Once again the massive Soviet crime of the Katyn massacre has entered the media spotlight and finally the court. Lets, hope the jury will be on the side of the victims not defenders of the criminals supported the present Russian regime. But Polish army was not the only army that suffered this kind of fate. It was also Latvian Army who after the occupation and annexation of Latvian state in 1940 became subjects of Soviet repressions. On June 14 1941 in Litene army camp hundreds of officers of the Latvian army were either set to Siberia or shot on the spot. It was our own “little” Katyn massacre that also needs to be mentioned publicly and receive justice.
The occupation of Latvia begun on June 17 1940, Latvian army was told not to resist the invaders. The new Latvian communist puppet government liquidated the Latvian Army as the national forces and renamed is as the “Peoples Army”. Army circles were flooded with political activists and soviet agents. All officers were commanded to write their biography, many of them wrote it too honestly exposing all their details, that certainly backfired on them later. Perhaps many of them were not used to lying and did not know what to expect from the new Soviet power.
On August 27 1940 after Latvia was annexed by the Soviet Union, the Peoples Army was officially disbanded and inintod in to 24 territorial rifleman corps in the Red Army. 55 Latvian officers were already fired and repressed. Officers and soldiers were called for interrogations from many of them did not return. Many were forced or talked into to become informers for the Soviets.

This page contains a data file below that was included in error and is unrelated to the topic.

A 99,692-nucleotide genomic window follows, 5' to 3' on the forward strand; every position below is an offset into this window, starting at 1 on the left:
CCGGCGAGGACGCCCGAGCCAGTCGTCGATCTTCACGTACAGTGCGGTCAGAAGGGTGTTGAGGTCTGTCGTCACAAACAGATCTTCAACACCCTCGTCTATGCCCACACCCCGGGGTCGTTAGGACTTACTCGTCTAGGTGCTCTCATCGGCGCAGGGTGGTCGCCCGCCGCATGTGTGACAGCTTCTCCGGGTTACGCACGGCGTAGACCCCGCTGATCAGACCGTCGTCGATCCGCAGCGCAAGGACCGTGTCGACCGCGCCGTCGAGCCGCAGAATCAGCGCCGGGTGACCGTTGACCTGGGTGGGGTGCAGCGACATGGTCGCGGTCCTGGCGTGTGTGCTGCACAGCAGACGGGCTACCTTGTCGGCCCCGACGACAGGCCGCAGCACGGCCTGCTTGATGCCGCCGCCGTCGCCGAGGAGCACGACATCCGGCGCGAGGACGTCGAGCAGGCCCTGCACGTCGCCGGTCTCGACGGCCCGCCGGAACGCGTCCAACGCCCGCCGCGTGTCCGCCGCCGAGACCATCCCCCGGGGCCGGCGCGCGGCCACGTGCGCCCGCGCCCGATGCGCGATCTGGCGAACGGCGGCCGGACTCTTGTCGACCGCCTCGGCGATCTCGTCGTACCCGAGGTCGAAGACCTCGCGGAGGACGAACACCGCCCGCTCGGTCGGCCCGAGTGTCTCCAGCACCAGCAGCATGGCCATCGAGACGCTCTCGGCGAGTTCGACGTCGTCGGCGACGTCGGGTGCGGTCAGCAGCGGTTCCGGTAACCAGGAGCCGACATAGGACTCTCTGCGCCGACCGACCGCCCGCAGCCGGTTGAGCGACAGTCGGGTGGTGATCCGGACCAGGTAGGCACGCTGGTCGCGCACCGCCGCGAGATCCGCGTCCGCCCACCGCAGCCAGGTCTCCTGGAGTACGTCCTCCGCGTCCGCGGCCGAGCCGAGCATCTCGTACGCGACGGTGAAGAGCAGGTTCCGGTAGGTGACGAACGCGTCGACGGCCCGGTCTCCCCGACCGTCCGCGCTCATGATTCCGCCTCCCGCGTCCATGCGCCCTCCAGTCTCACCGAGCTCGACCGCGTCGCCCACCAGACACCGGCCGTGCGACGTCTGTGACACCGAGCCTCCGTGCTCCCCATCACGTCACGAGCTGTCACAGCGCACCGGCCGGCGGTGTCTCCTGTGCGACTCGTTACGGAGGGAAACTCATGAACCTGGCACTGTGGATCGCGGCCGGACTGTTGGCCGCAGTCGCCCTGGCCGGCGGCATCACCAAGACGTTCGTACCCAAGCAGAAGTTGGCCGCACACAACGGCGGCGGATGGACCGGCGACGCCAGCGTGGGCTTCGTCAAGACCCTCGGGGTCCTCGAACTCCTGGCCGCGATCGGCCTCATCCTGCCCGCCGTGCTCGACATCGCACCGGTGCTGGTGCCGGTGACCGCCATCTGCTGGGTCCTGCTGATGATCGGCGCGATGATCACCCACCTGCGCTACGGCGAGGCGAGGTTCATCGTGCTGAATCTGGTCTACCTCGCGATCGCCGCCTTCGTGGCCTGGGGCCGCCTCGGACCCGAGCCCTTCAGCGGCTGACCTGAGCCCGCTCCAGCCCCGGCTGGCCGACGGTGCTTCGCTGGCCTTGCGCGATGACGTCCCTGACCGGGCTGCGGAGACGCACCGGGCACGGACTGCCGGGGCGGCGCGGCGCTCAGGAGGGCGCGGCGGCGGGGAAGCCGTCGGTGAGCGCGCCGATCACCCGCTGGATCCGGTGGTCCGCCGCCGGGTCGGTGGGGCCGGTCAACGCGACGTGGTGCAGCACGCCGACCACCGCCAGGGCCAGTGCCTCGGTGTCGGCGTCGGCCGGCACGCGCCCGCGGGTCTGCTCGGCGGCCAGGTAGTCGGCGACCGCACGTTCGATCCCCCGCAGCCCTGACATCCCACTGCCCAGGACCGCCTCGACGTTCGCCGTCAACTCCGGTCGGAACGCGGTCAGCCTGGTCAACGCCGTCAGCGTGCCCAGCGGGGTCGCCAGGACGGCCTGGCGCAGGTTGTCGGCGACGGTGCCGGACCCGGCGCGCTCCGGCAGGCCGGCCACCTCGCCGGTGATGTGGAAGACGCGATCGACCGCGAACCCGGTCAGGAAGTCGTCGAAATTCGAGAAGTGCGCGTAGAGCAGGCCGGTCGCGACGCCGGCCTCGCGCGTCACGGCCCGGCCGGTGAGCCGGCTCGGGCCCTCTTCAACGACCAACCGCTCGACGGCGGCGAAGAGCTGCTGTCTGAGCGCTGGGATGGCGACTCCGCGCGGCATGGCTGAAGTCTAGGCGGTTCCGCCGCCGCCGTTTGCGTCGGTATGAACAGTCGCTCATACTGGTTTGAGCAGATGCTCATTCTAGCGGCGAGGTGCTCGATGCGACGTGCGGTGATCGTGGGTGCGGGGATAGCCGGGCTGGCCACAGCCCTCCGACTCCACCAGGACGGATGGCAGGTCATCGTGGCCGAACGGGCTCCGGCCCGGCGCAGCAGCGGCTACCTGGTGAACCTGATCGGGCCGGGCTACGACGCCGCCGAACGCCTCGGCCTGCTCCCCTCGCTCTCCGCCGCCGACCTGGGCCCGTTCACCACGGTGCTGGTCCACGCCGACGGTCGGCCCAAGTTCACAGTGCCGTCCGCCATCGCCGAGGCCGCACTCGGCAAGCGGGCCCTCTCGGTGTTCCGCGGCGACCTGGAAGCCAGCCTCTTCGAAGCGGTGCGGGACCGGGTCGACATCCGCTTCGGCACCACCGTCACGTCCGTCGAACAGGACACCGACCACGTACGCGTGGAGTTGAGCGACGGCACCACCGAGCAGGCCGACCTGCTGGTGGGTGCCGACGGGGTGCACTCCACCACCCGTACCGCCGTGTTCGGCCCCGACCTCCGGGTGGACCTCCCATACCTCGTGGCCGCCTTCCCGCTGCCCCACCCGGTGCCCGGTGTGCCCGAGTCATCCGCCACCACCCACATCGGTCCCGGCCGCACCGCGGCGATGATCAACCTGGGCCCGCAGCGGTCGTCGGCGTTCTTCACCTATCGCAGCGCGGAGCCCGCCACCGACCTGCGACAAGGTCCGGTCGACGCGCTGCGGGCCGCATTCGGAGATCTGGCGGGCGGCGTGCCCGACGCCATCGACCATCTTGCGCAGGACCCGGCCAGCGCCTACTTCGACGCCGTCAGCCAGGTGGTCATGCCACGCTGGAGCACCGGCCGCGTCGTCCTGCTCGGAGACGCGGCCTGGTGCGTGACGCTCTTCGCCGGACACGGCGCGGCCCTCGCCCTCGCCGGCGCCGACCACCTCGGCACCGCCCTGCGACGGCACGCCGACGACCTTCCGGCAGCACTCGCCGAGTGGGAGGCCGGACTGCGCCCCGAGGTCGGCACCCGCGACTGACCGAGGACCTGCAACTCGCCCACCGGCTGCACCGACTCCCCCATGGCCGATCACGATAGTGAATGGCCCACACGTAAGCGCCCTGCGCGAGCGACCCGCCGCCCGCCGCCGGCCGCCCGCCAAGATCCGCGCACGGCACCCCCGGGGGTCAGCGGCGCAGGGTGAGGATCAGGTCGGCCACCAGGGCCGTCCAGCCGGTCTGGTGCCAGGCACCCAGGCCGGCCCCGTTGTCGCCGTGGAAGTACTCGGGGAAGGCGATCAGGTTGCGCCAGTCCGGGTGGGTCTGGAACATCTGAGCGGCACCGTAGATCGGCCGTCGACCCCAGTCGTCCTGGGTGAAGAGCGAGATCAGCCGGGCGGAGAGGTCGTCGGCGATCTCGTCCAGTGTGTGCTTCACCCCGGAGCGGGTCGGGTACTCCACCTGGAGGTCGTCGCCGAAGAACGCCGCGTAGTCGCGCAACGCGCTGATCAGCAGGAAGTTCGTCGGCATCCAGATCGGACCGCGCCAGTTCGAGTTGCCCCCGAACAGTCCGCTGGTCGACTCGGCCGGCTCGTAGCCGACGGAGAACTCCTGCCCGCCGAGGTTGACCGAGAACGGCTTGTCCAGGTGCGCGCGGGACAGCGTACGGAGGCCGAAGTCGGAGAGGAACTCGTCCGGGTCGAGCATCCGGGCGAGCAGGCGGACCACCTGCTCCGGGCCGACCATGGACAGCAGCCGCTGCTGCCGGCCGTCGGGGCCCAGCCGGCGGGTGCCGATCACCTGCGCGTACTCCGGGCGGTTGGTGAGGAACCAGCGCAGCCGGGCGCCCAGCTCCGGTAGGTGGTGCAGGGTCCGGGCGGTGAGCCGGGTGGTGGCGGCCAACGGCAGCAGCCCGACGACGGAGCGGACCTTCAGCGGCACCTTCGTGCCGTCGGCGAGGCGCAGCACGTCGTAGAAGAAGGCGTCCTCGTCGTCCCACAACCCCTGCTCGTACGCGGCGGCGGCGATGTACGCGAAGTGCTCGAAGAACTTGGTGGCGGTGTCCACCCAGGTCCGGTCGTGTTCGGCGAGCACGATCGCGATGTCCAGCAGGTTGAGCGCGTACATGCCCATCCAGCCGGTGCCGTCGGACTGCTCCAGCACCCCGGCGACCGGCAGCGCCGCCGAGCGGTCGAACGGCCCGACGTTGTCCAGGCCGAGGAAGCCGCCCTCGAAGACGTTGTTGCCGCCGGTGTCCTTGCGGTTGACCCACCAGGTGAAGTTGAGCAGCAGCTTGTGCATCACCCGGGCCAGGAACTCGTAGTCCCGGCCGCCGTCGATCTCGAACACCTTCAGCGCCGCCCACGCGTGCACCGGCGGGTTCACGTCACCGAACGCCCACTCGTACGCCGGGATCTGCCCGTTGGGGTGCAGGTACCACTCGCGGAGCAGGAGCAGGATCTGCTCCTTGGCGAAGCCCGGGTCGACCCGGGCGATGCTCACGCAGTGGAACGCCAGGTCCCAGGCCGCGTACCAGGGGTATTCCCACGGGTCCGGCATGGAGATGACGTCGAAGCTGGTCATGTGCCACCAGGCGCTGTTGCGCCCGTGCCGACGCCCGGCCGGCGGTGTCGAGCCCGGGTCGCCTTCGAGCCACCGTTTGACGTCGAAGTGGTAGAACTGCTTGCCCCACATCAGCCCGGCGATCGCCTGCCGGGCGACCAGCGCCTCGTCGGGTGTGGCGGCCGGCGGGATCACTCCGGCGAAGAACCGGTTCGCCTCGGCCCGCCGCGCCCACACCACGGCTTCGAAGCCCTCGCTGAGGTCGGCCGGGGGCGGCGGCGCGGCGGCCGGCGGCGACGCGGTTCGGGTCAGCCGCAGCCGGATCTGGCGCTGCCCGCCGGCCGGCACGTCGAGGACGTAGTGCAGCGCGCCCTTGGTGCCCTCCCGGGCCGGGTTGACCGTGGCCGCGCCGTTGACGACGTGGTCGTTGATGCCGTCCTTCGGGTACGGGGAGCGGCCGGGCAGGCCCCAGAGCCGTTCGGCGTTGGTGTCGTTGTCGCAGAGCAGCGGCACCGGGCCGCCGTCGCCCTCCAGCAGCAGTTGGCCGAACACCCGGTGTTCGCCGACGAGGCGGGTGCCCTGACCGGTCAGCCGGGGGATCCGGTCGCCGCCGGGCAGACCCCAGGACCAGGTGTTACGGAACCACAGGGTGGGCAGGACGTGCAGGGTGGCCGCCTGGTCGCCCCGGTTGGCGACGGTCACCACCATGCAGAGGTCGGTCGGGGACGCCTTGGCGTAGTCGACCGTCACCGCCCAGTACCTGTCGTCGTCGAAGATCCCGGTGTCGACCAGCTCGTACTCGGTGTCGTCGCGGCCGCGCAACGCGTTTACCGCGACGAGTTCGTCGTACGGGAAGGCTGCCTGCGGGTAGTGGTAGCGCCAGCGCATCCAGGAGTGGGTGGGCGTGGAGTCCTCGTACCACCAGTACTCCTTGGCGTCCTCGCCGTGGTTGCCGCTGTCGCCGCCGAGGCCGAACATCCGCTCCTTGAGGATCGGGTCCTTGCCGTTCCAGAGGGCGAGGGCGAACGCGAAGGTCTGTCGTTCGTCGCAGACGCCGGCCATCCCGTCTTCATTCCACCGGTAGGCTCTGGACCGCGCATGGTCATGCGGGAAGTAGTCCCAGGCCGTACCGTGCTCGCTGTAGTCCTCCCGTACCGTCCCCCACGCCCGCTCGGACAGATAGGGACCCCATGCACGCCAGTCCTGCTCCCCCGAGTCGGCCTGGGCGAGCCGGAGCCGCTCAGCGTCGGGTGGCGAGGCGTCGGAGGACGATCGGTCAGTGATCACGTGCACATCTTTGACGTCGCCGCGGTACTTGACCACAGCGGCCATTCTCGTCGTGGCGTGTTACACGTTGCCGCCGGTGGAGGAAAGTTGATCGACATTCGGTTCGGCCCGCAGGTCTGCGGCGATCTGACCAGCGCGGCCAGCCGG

There are many categories of the Latvian officers in this situation- first were the officers that had resigned from the army until 17 June 1940 and was in the status of the civil person. They were persecuted by Soviet secret police the NKVD. Others who were fired after June 17 also fell victim to the NKVD. The third category was the Latvian officers who remained in the 24 TR Corps until June 1941, and the last the ones that were arrested on June 14 1941.
First who were arrested were persons with active anti-soviet past, like taking part in battles against the Red Army in 1919-1920 war of liberation. After disbanding the Peoples Army 820 officers were fired, one part of them repressed. The climax of the repressions reached June 1941. They took place in the summer camps made by Latvian Army. Their locations were Carnikava, Lilaste, Litene, Daugavpils, Liepāja and others. Every one of these camps only a regiment or rarely a division could gather since there were no bigger camp spot and the military exercises were rare mostly in the last years before the war. Now Soviet command ordered all 24 TR Corps to gather at one Litene summer camp.